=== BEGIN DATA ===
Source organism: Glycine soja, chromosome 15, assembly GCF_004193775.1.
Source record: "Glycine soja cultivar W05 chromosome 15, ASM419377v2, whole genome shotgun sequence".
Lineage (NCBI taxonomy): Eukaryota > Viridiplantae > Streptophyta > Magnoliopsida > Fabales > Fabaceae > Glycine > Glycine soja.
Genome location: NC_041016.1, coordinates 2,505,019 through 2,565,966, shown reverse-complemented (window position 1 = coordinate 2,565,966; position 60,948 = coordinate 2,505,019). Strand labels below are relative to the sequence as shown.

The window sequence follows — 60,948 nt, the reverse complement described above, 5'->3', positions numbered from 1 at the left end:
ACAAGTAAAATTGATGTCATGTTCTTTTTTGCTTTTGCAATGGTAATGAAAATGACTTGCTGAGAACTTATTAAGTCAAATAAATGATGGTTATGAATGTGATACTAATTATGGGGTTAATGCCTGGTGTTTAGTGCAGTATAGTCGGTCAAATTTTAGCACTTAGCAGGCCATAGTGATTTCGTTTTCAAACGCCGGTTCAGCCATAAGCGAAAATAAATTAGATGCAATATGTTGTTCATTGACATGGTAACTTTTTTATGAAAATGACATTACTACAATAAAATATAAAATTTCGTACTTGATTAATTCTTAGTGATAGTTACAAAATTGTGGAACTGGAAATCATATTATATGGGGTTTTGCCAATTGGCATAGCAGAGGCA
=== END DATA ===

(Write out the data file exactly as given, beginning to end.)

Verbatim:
Source organism: Glycine soja, chromosome 15, assembly GCF_004193775.1.
Source record: "Glycine soja cultivar W05 chromosome 15, ASM419377v2, whole genome shotgun sequence".
Lineage (NCBI taxonomy): Eukaryota > Viridiplantae > Streptophyta > Magnoliopsida > Fabales > Fabaceae > Glycine > Glycine soja.
Genome location: NC_041016.1, coordinates 2,505,019 through 2,565,966, shown reverse-complemented (window position 1 = coordinate 2,565,966; position 60,948 = coordinate 2,505,019). Strand labels below are relative to the sequence as shown.

The window sequence follows — 60,948 nt, the reverse complement described above, 5'->3', positions numbered from 1 at the left end:
ACAAGTAAAATTGATGTCATGTTCTTTTTTGCTTTTGCAATGGTAATGAAAATGACTTGCTGAGAACTTATTAAGTCAAATAAATGATGGTTATGAATGTGATACTAATTATGGGGTTAATGCCTGGTGTTTAGTGCAGTATAGTCGGTCAAATTTTAGCACTTAGCAGGCCATAGTGATTTCGTTTTCAAACGCCGGTTCAGCCATAAGCGAAAATAAATTAGATGCAATATGTTGTTCATTGACATGGTAACTTTTTTATGAAAATGACATTACTACAATAAAATATAAAATTTCGTACTTGATTAATTCTTAGTGATAGTTACAAAATTGTGGAACTGGAAATCATATTATATGGGGTTTTGCCAATTGGCATAGCAGAGGCA